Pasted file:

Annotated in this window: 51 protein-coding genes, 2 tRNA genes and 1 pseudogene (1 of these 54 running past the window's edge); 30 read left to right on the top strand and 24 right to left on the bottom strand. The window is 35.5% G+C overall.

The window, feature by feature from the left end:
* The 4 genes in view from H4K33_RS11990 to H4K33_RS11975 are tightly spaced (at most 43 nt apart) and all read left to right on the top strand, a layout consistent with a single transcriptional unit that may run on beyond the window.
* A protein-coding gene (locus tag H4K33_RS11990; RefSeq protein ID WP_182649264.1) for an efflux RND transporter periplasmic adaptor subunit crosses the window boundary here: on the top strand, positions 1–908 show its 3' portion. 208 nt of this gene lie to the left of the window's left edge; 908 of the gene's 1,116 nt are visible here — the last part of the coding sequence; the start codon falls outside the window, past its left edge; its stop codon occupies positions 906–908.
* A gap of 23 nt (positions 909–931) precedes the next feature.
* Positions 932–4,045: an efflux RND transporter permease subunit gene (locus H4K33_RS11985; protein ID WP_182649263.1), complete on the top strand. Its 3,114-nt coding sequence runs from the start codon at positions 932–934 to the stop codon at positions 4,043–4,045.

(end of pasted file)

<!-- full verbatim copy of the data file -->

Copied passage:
Annotated in this window: 51 protein-coding genes, 2 tRNA genes and 1 pseudogene (1 of these 54 running past the window's edge); 30 read left to right on the top strand and 24 right to left on the bottom strand. The window is 35.5% G+C overall.

The window, feature by feature from the left end:
* The 4 genes in view from H4K33_RS11990 to H4K33_RS11975 are tightly spaced (at most 43 nt apart) and all read left to right on the top strand, a layout consistent with a single transcriptional unit that may run on beyond the window.
* A protein-coding gene (locus tag H4K33_RS11990; RefSeq protein ID WP_182649264.1) for an efflux RND transporter periplasmic adaptor subunit crosses the window boundary here: on the top strand, positions 1–908 show its 3' portion. 208 nt of this gene lie to the left of the window's left edge; 908 of the gene's 1,116 nt are visible here — the last part of the coding sequence; the start codon falls outside the window, past its left edge; its stop codon occupies positions 906–908.
* A gap of 23 nt (positions 909–931) precedes the next feature.
* Positions 932–4,045: an efflux RND transporter permease subunit gene (locus H4K33_RS11985; protein ID WP_182649263.1), complete on the top strand. Its 3,114-nt coding sequence runs from the start codon at positions 932–934 to the stop codon at positions 4,043–4,045.